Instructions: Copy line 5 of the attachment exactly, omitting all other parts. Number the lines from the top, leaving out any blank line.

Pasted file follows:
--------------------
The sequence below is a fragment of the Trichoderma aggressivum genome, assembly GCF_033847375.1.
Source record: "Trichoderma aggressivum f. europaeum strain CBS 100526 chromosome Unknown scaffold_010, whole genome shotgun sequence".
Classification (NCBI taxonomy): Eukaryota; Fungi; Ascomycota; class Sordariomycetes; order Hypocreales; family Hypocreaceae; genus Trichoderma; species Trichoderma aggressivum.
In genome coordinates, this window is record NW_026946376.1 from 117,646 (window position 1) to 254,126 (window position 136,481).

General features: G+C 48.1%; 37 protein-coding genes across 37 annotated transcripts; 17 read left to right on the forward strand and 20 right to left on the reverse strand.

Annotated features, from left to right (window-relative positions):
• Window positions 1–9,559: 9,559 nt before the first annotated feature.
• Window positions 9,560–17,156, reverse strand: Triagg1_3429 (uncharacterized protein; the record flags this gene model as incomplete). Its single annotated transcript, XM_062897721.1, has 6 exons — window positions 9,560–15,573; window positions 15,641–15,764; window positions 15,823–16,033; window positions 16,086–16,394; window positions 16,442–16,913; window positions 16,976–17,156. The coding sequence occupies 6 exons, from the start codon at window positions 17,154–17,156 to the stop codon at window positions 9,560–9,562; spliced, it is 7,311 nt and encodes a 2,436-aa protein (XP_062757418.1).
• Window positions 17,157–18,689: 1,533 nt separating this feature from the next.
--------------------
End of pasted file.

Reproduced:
General features: G+C 48.1%; 37 protein-coding genes across 37 annotated transcripts; 17 read left to right on the forward strand and 20 right to left on the reverse strand.